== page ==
The beast's job was easy. The gunshot wounds it had sustained were already a distant memory, the entry points the bullets had punctured into its hide were at this point nothing more than pinpricks on its surface. All it had to do to track Bill Parker on his last, pathetic run was breathe. The scent of the dying man was like a guiding light in the dark.
It came to him, approaching slowly, toying with the man or just observing, I'm not sure which. Even after all these years, I'm not sure how that thing feels about anything, or if after so many years of being around the human race, it's come to perhaps mimic some of our little behavioral traits. That's something for me to think on the next time I have nothing else to do.
The beast circled around him, around the tree, growling. Bill Parker shifted in the dirt, and murmured prayers he hadn't thought about in years in a high pitched squeal under his breath. He got most of the words right. The beast came back around and paced before him like a man not sure what to do. The beast swiveled its shoulders as if loosening a knot, then it crouched down and brought its face up close to Bill's, sucked in the fear that leaked from the man's pores like vapor. Bill thought the thing smelled like a wet dog. The beast thought Bill smelled like barbeque.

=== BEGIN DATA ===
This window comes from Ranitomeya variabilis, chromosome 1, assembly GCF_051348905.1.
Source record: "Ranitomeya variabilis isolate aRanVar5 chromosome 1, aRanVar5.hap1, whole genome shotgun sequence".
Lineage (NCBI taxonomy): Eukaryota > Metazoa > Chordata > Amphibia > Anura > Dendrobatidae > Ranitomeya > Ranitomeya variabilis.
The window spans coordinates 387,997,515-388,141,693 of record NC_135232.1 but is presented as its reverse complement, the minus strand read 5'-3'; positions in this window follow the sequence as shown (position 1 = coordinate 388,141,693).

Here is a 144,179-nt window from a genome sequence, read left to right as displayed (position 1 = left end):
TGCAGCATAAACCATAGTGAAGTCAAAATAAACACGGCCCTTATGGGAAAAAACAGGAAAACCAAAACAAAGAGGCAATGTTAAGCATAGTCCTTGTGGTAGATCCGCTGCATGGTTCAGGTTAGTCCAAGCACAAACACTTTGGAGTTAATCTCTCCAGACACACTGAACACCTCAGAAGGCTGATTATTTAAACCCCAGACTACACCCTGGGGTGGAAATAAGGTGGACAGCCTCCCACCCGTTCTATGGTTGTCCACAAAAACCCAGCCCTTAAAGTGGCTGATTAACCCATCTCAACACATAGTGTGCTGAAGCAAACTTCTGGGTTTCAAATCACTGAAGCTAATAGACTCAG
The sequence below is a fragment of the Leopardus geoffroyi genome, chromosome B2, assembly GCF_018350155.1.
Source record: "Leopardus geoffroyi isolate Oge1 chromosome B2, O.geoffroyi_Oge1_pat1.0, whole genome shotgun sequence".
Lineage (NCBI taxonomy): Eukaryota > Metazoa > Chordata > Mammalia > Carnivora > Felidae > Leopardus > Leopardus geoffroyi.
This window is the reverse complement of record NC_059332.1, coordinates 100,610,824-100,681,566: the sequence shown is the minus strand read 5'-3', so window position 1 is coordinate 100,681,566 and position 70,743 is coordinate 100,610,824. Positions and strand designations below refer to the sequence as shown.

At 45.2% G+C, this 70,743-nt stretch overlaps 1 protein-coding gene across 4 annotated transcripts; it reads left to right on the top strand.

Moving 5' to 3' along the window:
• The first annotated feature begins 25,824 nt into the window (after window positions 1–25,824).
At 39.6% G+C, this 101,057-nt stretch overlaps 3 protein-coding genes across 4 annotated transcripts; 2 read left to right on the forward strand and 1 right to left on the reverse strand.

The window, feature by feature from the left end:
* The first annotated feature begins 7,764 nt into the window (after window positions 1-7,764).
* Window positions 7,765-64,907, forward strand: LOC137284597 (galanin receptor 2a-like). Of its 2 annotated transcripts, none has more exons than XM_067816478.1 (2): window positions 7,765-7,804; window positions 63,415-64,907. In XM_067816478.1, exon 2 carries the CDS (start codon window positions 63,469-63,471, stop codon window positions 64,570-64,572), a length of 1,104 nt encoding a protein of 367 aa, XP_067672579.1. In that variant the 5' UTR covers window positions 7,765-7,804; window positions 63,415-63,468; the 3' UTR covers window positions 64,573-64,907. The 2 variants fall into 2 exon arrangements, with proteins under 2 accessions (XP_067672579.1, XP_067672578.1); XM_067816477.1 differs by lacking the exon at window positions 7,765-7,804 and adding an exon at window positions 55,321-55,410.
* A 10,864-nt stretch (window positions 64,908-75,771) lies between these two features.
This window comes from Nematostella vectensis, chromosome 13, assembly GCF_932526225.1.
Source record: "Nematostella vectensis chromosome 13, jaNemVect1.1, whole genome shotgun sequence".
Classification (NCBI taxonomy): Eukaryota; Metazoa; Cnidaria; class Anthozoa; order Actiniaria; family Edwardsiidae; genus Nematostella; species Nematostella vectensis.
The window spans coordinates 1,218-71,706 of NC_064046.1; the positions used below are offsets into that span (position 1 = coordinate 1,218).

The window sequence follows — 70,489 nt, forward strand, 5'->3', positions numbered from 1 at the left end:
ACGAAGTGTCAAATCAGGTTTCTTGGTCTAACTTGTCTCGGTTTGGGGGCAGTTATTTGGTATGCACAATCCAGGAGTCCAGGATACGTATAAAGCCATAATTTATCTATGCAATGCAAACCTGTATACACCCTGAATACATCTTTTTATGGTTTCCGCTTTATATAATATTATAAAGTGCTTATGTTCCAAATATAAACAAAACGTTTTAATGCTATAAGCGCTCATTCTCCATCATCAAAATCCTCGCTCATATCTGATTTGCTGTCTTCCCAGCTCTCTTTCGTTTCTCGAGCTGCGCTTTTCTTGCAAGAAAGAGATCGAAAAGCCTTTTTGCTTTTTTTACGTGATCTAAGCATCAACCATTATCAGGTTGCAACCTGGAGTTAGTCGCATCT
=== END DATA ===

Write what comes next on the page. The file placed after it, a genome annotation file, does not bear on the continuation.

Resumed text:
Bill Parker tried to talk. I wonder what it is he would've said if he'd have been able to get the words out. Would he have asked what it was, or why it was, or who it was? Would he have asked if he was going to hell? Would he have asked for forgiveness, or would he have launched off a final round of expletives like all the tough guys in the movies do?
The beast watched Bill struggle for a moment, at first with a curious air, then with something that could've passed for amusement. It smiled the most horrible smile that Bill Parker could ever have imagined. Drool dripped from its fangs, and a blast of stinking air rushed up from the beast's chest and hit Bill in the face like fumes.